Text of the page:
In 2009, Congress gave the FDA the authority to regulate tobacco. The FDA responded with gusto:
The Food and Drug Administration wants large, graphic warning labels to scare smokers, but tobacco companies say that violates their right to free speech.
Diseased lungs, gnarly rotting teeth, even what appears to be the corpse of a smoker are some of the images that accompany the bold new cigarette labels the FDA requires to cover half a pack of cigarettes, front and back. The written warnings include: “Smoking Can Kill You” and “Cigarettes Cause Cancer.”
As you might expect, the cigarette companies fiercely oppose this approach, and the federal courts are grappling with this issue.
In Australia, the High Court just ruled that the cigarette companies must place gruesome labels on their packs of cigarettes.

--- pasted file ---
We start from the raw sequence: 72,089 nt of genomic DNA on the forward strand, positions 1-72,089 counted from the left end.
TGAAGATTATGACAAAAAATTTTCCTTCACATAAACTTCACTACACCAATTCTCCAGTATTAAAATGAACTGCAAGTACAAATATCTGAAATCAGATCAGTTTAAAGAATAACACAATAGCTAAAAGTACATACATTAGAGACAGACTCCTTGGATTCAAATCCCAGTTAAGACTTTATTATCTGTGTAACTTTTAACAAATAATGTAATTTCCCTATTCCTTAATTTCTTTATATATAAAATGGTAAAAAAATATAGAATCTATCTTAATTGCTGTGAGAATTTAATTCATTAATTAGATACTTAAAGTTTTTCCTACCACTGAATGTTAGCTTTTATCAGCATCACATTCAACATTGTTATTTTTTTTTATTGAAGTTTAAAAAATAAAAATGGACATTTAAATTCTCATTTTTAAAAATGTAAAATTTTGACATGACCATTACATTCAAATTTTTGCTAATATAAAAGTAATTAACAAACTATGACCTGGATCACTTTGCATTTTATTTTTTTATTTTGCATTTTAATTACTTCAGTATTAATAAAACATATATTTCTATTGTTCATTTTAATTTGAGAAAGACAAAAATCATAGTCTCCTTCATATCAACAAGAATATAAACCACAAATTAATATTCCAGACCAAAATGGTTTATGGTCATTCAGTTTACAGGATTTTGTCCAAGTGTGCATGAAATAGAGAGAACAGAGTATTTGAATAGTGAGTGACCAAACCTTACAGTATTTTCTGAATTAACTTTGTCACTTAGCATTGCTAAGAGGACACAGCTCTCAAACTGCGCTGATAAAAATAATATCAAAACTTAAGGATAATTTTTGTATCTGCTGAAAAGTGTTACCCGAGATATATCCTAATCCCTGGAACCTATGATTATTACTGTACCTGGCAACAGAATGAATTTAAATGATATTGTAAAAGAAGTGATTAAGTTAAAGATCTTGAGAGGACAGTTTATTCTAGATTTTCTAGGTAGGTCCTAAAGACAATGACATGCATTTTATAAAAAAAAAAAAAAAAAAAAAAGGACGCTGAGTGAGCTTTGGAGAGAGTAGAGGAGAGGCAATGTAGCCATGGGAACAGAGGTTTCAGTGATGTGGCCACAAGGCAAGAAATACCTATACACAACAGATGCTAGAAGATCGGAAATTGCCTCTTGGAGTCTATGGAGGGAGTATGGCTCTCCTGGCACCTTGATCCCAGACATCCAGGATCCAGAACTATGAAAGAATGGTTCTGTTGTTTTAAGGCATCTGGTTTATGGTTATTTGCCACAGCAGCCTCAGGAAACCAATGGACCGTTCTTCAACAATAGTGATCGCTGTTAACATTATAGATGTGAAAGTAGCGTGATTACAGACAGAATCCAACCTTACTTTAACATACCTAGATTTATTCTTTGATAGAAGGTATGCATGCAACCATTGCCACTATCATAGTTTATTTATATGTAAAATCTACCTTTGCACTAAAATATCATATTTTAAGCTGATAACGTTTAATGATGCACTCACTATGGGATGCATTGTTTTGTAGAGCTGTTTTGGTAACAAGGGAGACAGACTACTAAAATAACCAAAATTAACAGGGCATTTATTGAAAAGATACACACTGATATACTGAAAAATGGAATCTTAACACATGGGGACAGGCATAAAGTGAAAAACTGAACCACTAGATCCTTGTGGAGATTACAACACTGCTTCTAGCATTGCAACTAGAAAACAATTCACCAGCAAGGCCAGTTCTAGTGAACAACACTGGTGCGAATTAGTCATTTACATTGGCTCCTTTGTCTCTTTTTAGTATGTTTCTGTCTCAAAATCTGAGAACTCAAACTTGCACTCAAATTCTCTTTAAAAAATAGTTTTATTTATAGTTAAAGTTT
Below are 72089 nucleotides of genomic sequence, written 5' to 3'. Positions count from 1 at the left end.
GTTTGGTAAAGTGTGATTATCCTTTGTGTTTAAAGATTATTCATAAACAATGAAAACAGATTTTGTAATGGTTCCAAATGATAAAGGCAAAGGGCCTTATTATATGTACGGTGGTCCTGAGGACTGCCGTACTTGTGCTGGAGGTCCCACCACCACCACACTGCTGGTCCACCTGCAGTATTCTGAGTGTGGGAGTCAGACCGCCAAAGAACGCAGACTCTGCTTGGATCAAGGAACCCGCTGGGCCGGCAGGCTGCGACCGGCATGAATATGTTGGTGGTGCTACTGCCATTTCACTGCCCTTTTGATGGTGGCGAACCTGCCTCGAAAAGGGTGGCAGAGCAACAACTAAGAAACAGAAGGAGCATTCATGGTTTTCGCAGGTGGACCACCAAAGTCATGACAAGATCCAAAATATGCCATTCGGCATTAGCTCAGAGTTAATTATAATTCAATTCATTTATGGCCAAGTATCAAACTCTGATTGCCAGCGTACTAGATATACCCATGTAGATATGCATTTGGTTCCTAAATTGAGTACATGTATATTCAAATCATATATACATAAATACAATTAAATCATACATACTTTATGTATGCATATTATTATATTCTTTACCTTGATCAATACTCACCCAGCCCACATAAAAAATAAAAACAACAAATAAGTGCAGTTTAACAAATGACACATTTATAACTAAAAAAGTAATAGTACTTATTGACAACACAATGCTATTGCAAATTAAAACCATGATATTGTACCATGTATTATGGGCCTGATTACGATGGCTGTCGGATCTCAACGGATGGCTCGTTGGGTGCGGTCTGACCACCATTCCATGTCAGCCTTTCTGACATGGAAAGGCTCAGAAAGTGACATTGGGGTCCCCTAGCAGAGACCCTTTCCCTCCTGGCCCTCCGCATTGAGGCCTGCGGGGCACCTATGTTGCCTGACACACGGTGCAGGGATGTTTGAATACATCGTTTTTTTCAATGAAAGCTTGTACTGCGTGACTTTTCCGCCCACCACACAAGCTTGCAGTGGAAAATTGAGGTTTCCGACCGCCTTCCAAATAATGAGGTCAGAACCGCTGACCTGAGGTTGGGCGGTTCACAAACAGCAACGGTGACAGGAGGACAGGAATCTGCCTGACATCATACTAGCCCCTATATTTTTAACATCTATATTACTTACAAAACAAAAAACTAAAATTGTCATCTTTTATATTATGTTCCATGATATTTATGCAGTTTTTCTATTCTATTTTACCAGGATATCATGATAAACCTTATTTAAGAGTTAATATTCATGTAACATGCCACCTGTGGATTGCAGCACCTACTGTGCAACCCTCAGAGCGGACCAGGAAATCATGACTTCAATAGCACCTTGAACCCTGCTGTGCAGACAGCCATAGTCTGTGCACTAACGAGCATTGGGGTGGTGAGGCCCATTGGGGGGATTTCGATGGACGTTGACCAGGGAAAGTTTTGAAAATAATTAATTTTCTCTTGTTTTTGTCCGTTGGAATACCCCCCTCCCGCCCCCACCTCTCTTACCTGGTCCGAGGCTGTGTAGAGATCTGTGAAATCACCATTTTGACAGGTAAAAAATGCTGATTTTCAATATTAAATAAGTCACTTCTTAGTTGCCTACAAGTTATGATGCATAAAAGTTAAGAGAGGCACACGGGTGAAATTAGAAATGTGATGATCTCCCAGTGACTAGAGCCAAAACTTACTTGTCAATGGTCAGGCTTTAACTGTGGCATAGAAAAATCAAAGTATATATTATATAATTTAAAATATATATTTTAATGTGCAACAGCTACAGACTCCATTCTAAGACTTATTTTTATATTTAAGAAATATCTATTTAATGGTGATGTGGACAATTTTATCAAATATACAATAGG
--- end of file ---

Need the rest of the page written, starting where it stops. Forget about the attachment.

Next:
The High Court rejected a challenge by tobacco companies who argued the value of their trademarks will be destroyed if they are no longer able to display their distinctive colors, brand designs and logos on packs of cigarettes.
“Requires labeling on raw or processed food offered for sale to consumers if made from plants or animals with genetic material changed in specified ways. Prohibits labeling or advertising such food as “natural.” Exempts foods that are: certified organic; unintentionally produced with genetically engineered material; made from animals fed or injected with genetically engineered material but not genetically engineered themselves; processed with or containing only small amounts of genetically engineered ingredients; administered for treatment of medical conditions; sold for immediate consumption such as in a restaurant; or alcoholic beverages.”
Essentially, it requires a label on foods that are genetically modified. That’s it. A label indicating whether or not the food one is considering buying has been tampered with at the genetic level. It doesn’t ban or tax such products, it just offers you, the consumer, the chance to know what is in the food you are purchasing.